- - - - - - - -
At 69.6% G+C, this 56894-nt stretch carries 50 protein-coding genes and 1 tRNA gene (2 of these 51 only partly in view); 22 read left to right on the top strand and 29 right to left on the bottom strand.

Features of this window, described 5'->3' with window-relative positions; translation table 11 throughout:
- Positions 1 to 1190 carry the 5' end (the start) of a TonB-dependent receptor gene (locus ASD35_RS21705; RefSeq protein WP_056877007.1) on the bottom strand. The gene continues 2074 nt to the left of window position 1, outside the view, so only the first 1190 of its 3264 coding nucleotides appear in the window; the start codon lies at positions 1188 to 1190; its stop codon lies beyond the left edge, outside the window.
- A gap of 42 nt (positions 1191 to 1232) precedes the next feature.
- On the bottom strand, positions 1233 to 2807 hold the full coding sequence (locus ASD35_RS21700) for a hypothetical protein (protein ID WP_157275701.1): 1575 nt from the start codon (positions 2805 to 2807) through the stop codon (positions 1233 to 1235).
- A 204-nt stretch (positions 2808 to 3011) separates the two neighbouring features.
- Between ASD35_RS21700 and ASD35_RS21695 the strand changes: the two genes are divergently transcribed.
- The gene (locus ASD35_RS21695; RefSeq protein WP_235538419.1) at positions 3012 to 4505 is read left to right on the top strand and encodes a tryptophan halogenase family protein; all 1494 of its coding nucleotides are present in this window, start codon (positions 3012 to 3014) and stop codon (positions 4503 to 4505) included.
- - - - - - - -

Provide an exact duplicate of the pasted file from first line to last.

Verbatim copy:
At 69.6% G+C, this 56894-nt stretch carries 50 protein-coding genes and 1 tRNA gene (2 of these 51 only partly in view); 22 read left to right on the top strand and 29 right to left on the bottom strand.

Features of this window, described 5'->3' with window-relative positions; translation table 11 throughout:
- Positions 1 to 1190 carry the 5' end (the start) of a TonB-dependent receptor gene (locus ASD35_RS21705; RefSeq protein WP_056877007.1) on the bottom strand. The gene continues 2074 nt to the left of window position 1, outside the view, so only the first 1190 of its 3264 coding nucleotides appear in the window; the start codon lies at positions 1188 to 1190; its stop codon lies beyond the left edge, outside the window.
- A gap of 42 nt (positions 1191 to 1232) precedes the next feature.
- On the bottom strand, positions 1233 to 2807 hold the full coding sequence (locus ASD35_RS21700) for a hypothetical protein (protein ID WP_157275701.1): 1575 nt from the start codon (positions 2805 to 2807) through the stop codon (positions 1233 to 1235).
- A 204-nt stretch (positions 2808 to 3011) separates the two neighbouring features.
- Between ASD35_RS21700 and ASD35_RS21695 the strand changes: the two genes are divergently transcribed.
- The gene (locus ASD35_RS21695; RefSeq protein WP_235538419.1) at positions 3012 to 4505 is read left to right on the top strand and encodes a tryptophan halogenase family protein; all 1494 of its coding nucleotides are present in this window, start codon (positions 3012 to 3014) and stop codon (positions 4503 to 4505) included.